About 1.5 miles down the road, there used to be a bridge crossing over the Sauk River, but, some time ago, the river apparently found itself unable to suffer such indignities and washed the bridge away. At this point, my path branched off and began to climb its way to the basin along trail and old mining paths. The total elevation gain along this section is about 3,000 feet spread out over a good 4 miles or so, making it a steady, but leisurely climb – just enough to warm one’s self up on a crisp Autumn day.
There are a number of small waterfalls that deposit their loads on the west side of the trail, allowing to the water to trickle across the path and make its way down to join the river. Earlier in the year I imagine that these crossings could be tricky, but the headwaters had frozen up by now, leaving these mostly dry. I’ve heard that one of these such falls has been wittingly dubbed “King Kong’s Showerbath,” though I saw nothing worthy of the name.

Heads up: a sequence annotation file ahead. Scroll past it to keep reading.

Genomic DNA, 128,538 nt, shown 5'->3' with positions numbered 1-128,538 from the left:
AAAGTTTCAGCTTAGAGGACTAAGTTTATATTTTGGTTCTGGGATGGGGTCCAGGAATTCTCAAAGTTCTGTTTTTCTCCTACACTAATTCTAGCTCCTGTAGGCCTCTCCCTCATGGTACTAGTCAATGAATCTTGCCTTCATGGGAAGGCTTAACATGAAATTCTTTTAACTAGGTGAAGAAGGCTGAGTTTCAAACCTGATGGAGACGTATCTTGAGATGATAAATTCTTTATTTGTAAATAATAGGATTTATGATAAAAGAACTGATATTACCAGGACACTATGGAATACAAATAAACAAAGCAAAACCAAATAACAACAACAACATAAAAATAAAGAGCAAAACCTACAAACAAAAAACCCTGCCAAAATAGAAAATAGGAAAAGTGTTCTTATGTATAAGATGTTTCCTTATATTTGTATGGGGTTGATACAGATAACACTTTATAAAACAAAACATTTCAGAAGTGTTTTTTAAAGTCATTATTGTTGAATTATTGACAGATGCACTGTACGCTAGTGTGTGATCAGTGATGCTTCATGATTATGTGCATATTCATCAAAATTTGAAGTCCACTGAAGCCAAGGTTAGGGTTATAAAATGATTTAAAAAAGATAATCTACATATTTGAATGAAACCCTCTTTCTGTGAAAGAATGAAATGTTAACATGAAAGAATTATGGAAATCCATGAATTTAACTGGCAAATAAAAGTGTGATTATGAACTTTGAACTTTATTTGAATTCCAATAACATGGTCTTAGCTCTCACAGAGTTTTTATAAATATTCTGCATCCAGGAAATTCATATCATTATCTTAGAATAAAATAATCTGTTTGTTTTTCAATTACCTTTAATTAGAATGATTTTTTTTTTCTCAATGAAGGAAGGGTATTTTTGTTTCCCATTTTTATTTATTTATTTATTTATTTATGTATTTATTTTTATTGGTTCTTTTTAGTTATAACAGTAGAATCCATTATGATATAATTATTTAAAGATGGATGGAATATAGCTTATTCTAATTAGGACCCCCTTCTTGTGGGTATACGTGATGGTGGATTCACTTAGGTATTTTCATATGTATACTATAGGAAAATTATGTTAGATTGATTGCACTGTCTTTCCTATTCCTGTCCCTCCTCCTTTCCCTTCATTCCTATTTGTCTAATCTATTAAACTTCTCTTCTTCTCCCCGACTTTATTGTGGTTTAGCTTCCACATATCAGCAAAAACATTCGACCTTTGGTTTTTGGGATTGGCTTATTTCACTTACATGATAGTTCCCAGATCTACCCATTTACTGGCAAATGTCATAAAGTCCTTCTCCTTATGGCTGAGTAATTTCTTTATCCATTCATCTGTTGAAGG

Some of the crossings higher up had not dried completely, but instead froze while crossing the trail, leaving ice covered rocks in my way. These rocks required some scrambling up, over and around, which was made interesting by the slippery ice. (I reminded myself that last Saturday’s body recovery had occurred only 20 miles east of here.)
Near the top, I stopped to munch on some granola, raisins, and dried banana slices. I did not don any further clothing upon stopping, however, and my break was thus cut short by the chill and the desire to warm up again. After resuming my walk, I pushed on over bare rock and soon thereafter found myself at a small tarn that marked the entrance to Gothic Basin.
The basin is one of the more spectacular places that I have yet found myself in. In character it bears a striking resemblance to a Gothic cathedral, but larger and grander in scope, being carved out of the mountains over centuries by the minute movements of glaciers. A temple of rock.